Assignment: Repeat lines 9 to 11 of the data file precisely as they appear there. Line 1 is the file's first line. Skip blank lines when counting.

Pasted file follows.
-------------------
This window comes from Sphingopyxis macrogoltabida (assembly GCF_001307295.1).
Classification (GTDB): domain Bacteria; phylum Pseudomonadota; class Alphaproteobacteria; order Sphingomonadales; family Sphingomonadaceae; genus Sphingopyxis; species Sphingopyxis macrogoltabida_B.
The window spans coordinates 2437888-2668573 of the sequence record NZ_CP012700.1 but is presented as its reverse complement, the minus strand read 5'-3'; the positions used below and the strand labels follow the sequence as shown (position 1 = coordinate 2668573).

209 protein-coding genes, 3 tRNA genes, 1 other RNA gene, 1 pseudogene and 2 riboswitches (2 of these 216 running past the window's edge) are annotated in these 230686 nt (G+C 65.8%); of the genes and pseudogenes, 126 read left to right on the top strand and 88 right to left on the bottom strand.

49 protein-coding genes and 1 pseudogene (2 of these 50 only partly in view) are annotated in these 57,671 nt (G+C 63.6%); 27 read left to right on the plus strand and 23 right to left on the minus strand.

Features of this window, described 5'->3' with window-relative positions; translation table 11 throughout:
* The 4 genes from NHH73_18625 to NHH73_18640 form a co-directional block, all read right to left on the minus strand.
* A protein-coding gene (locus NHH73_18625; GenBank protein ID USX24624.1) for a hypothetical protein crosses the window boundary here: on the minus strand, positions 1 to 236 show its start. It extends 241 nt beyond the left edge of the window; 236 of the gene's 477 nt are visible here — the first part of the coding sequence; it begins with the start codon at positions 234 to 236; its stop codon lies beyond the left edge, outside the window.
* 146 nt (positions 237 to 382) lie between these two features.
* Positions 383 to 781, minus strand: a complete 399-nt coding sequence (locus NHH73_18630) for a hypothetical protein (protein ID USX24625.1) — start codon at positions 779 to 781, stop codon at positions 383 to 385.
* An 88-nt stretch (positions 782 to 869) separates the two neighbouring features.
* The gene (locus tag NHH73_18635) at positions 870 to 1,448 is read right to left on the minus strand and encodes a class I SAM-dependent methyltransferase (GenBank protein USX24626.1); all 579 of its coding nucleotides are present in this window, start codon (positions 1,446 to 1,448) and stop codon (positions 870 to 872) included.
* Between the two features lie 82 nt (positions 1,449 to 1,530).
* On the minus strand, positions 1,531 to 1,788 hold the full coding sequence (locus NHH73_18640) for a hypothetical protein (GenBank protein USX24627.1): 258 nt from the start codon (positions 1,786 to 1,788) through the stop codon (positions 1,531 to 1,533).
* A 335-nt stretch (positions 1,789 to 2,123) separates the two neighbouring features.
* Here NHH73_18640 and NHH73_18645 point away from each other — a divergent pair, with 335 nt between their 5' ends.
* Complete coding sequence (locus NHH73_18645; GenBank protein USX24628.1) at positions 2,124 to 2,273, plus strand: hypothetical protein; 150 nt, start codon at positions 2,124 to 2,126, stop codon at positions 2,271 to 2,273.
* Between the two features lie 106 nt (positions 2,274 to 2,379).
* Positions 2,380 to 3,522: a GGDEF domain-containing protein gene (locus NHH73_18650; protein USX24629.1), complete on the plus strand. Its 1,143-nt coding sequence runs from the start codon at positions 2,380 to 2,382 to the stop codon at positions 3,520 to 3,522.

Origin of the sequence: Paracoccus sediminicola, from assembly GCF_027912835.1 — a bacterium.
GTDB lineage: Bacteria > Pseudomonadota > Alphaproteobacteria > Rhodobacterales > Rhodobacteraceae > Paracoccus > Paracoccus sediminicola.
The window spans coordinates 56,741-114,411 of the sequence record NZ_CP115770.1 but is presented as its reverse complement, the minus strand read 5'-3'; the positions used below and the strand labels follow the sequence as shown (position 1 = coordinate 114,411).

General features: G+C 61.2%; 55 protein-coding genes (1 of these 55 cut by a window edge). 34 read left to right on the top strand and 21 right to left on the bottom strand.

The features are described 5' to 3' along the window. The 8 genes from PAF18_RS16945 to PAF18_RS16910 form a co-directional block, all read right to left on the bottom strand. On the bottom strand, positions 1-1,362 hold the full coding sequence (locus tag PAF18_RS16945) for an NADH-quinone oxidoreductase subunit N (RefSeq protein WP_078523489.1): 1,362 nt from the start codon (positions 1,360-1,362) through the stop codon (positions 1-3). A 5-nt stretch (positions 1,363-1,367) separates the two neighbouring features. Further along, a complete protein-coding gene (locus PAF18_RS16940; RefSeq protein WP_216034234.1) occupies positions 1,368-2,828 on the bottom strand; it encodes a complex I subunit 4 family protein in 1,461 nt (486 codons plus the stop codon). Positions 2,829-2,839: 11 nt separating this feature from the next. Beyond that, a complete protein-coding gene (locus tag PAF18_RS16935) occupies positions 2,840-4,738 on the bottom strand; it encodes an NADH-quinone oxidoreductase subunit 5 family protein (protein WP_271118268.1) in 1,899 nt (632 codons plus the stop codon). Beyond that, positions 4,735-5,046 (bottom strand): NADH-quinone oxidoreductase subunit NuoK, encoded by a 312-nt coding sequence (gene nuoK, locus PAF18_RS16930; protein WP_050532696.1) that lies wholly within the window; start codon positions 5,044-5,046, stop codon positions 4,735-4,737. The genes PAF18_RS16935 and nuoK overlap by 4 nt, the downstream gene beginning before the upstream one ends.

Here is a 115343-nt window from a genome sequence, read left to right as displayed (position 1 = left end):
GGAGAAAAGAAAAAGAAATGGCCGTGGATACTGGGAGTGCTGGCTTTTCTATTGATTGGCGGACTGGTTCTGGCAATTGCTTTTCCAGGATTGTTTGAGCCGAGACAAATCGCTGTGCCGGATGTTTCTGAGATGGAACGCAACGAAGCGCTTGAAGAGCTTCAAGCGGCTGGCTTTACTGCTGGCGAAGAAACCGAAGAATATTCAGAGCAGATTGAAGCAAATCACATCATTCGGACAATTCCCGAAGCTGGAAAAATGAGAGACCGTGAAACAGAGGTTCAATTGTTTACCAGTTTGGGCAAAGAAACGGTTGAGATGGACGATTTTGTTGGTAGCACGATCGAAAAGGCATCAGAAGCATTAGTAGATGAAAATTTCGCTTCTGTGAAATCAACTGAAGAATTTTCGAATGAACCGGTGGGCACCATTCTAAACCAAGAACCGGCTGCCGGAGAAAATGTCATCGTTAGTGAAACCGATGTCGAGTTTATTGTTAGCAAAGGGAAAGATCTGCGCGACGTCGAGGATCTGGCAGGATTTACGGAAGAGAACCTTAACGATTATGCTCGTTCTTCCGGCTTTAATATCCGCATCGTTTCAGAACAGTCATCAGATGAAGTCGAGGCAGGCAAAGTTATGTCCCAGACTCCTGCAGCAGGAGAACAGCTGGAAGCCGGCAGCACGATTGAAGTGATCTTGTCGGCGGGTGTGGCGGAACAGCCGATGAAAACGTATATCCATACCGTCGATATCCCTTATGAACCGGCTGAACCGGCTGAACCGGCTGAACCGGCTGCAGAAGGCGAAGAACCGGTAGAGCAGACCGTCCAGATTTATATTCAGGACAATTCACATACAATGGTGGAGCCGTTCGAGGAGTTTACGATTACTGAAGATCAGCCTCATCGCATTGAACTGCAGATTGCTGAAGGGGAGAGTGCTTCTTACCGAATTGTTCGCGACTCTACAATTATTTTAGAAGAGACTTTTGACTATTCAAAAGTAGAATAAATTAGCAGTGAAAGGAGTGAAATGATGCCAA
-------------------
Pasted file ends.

* 146 nt (positions 237 to 382) lie between these two features.
* Positions 383 to 781, minus strand: a complete 399-nt coding sequence (locus NHH73_18630) for a hypothetical protein (protein ID USX24625.1) — start codon at positions 779 to 781, stop codon at positions 383 to 385.
* An 88-nt stretch (positions 782 to 869) separates the two neighbouring features.